The picture remains complicated, however, and these new studies are only preliminary. We cannot yet clearly identify what comes first – does personality affect the microbacteria in the gut, or vice versa? However, we do know that the two are linked very early in life: a 2015 study found that various characteristics of the gut microbacteria correlate with temperament in toddlers aged just 18-27 months.

For example, among boys and girls, those who were rated as happier and more active by their mothers, which is a sign of toddler extraversion, also tended to have more diverse gut bacteria, which is good for health, and this wasn’t entirely due to differences in their diet.

Other markers of chronic inflammation in the body also relate to personality. A 2014 study of over 26,000 people found that individuals who scored high for conscientiousness also produced lower levels of certain proteins released by the immune system to fight disease, including C-reactive protein and interleukin-6, as measured by blood sample.

Higher openness (associated with a willingness to try new things and aesthetic sensitivity) was also correlated with lower C-reactive protein. The researchers believe the latter association might be because open-minded individuals tend to lead more active, intellectually varied lifestyles, which in turn, helps reduce their systematic inflammation.

Of course, few of us spend much time worrying about our microbiome or C-reactive protein levels. However, aspects of our bodies that we are much more familiar with, including our blood pressure and heart rate, are also associated with personality.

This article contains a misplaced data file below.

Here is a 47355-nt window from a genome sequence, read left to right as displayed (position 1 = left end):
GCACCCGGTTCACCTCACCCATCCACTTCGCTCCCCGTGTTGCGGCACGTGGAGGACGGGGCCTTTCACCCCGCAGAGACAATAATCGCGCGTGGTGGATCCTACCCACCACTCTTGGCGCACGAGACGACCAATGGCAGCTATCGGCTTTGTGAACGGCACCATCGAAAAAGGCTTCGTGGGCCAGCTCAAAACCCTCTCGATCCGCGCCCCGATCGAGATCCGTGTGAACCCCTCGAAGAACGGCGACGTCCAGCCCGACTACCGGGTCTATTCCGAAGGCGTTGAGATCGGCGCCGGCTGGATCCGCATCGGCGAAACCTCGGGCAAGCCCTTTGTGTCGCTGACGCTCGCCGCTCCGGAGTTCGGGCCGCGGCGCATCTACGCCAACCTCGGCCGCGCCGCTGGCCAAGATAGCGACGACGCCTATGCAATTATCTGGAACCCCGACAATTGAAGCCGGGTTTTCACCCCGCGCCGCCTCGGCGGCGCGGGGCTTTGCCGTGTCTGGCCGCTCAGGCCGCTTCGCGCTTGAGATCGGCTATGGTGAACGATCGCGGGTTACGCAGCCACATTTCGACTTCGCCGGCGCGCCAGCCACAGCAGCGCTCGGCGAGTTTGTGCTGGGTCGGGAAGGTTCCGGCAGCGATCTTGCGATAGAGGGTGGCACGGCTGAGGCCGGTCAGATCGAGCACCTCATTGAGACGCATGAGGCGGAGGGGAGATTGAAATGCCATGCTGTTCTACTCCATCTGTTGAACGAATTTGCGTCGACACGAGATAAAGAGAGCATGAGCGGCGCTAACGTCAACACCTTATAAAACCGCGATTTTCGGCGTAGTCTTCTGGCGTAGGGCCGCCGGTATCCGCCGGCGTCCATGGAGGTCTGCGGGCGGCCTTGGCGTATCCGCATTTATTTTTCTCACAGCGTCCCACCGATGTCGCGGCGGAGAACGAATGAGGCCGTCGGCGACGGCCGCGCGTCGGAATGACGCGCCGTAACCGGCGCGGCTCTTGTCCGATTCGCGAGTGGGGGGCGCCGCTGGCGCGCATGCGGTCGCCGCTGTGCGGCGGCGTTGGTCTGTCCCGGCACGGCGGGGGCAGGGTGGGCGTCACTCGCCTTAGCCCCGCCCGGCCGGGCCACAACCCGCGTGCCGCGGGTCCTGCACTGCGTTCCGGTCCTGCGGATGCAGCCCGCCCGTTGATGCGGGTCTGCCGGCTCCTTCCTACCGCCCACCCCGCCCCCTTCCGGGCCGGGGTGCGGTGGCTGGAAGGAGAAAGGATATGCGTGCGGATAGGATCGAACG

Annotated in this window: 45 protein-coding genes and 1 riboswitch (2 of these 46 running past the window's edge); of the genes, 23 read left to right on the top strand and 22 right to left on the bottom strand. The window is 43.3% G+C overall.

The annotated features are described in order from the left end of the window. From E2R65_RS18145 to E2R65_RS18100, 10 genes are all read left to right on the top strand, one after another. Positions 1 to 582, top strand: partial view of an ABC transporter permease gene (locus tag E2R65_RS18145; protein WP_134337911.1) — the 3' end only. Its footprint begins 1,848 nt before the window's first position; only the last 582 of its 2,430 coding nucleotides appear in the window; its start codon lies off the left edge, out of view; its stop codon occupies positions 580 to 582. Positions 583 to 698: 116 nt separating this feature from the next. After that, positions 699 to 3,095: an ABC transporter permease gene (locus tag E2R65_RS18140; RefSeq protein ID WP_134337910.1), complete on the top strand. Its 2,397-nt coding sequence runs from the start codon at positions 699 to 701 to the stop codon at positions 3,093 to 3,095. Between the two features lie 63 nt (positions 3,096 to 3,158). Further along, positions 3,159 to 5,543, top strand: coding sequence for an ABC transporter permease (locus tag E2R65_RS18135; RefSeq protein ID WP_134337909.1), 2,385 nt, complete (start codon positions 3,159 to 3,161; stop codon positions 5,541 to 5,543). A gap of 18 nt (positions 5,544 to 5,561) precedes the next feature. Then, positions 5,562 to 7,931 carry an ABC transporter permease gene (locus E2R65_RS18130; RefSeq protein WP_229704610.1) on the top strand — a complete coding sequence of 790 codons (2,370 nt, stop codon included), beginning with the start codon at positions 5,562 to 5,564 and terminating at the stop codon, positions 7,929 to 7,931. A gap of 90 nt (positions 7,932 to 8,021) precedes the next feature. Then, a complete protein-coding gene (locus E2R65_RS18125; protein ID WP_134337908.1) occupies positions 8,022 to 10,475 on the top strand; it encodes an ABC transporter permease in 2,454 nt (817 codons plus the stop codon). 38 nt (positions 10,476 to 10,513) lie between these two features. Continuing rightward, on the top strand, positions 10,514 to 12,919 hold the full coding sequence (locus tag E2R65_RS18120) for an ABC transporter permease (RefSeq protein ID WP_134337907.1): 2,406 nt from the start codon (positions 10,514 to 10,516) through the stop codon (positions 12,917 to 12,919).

For instance, a study published in 2017 of over 5,000 British 50-year-olds, found that those with hypertension were more likely to score highly on neurotic traits and low on conscientiousness, highlighting another route by which these traits may influence physical health.

Meanwhile, although a low-resting heartbeat is usually considered a sign of good physical health, when it comes to personality, the implications are darker. Several studies have found that a lower resting heart rate correlates with higher psychopathy scores. People who match this description show superficial charm, fearlessness and impulsivity.

This is not too surprising considering studies already link low-resting heart rate with aggressive and criminal behaviour. The two main explanations are that low heart rate is a sign of fearlessness and that it can reflect an unpleasant state of being “under aroused”, prompting some psychopathic people to seek relief through violence and conflict. As ever, more research is needed to test these ideas.

Clearly our personality is deeply associated with the physical make-up of the body. In the not-too-distant future, it may be possible to measure personality in a completely different way. Rather than using questionnaires and observing behaviour, we might be able to use a blood test and heart-rate monitor, to assess the proteins, hormones, microbacteria and pulse beneath a person’s skin.

We may therefore soon see the biology of personality catching up with the psychology, as Gordon Allport hoped it would all those decades ago.